CAPE TOWN, South Africa – South African anti-apartheid activist Helen Suzman, who won international acclaim as one of the few white lawmakers to fight against the injustices of racist rule, died Thursday. She was 91.
Suzman, who was twice nominated for the Nobel Peace Prize, fought a long and lonely battle in the South African parliament against government repression of the country's black majority and the imprisonment of Nelson Mandela.
Nelson Mandela Foundation chief executive Achmat Dangor said Suzman was a "great patriot and a fearless fighter against apartheid."
Suzman's daughter, Frances Jowell, said that Suzman died peacefully at her Johannesburg home. Jowell told the South African Press Association that there would be a private funeral this weekend and a public memorial service in February.
For 13 years, Suzman was the sole opposition lawmaker in South Africa's parliament, raising her voice time after time against the introduction of racist legislation by the National Party government.
After her retirement from parliament in 1989, she served on a variety of top public institutions, including the Independent Electoral Commission that oversaw the country's first multiracial elections in 1994.
She was at Mandela's side when he signed the new constitution in 1996 as South Africa's first black president. A year later, Mandela awarded her a special gold medal in honor of her contributions.
"It is a courage born of the yearning for freedom; of hatred of oppression, injustice and inequity whether the victim be oneself or another; a fortitude that draws its strength from the conviction that no person can be free while others are unfree," Mandela said at the time.
Suzman had first visited Mandela in prison on Robben Island in 1967, when she heard his grievances about prison conditions.
"It was an odd and wonderful sight to see this courageous woman peering into our cells and strolling around our courtyard. She was the first and only woman ever to grace our cells," Mandela later recalled.
"Mrs. Suzman was one of the few, if not the only, member of Parliament who took an interest in the plight of political prisoners," he said.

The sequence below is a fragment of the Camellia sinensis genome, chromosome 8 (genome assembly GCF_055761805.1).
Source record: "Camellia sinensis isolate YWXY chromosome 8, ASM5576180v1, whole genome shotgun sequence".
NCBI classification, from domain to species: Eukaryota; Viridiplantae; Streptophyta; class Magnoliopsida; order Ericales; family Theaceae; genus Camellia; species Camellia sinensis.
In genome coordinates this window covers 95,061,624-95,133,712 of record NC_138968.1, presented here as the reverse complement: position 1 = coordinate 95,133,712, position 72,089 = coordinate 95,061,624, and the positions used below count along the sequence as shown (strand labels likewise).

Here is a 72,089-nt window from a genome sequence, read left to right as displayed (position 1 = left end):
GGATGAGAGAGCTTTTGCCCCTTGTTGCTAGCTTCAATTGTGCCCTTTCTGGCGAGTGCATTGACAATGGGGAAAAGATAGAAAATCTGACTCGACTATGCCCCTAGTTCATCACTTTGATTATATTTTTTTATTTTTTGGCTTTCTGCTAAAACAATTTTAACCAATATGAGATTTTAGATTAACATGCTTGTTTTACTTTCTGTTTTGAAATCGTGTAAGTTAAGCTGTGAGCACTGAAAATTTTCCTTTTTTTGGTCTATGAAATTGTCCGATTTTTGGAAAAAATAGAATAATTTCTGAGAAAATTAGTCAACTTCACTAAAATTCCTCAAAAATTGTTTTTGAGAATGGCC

Suzman was born in the mining town of Germiston, east of Johannesburg, to Lithuanian-Jewish parents who had fled anti-Semitism. Her childhood was the charmed one of most whites — tennis, swimming lessons and private schooling.
When Suzman got to university, she began to speak out against the conditions under which black people were forced to live, especially the dreaded pass system that restricted their movement.
In 1953, she was elected to parliament for General Jan Smuts' United Party. A few years later, she helped formed the liberal democratic Progressive Party, a later reincarnation of which is still the official opposition. A snap election in 1961 devastated the party, leaving Suzman on her own until 1974. She kept her seat until her retirement in 1989 at the age of 72.
She was especially jubilant about the 1986 abolition of the pass laws as part of the slow and uneven unravelling of apartheid legislation and had just one regret about leaving Parliament: "That I didn't stay on one extra year to watch all the bills that I'd opposed being repealed."
In interview with The Associated Press on her 90th birthday in November 2007, Suzman said: "I had a wonderful opportunity to use the parliamentary stage to bring the world's attention to what was going on."
Suzman's relationship with former President P.W. Botha, one of the most ruthless enforcers of apartheid laws, was one of mutual loathing. She described him as "an obnoxious bully" and said that if he were female, "he would arrive in Parliament on a broomstick," according to the Helen Suzman Foundation Web site.
Botha once referred to her as "a vicious little cat" — Suzman didn't mind as she adored animals and was surrounded by them at her home.
Suzman was bestowed with 27 honorary doctorates, including ones from Oxford, Harvard, Columbia, Yale, and Cambridge universities. She was made Dame of the British Empire in 1989 — a rare honor for a foreigner.
In addition to many other titles, she said she was especially proud of being declared "Enemy of the State" by Zimbabwe's autocratic President Robert Mugabe in 2001.
At her 90th birthday, she spoke openly about her disillusionment with the lack of progress in addressing crime, unemployment and poverty in South Africa but praised the post-apartheid government for economic policy achievements.
"Masses of black people are very disappointed with lack of delivery of housing, water and sanitation," she told the AP.
Suzman prided herself for reading four newspapers every morning and championing causes close to her heart — including the decriminalization of marijuana.
"The great thing about my life is that is has never been boring — long, interesting, maddening at times but never boring," she said.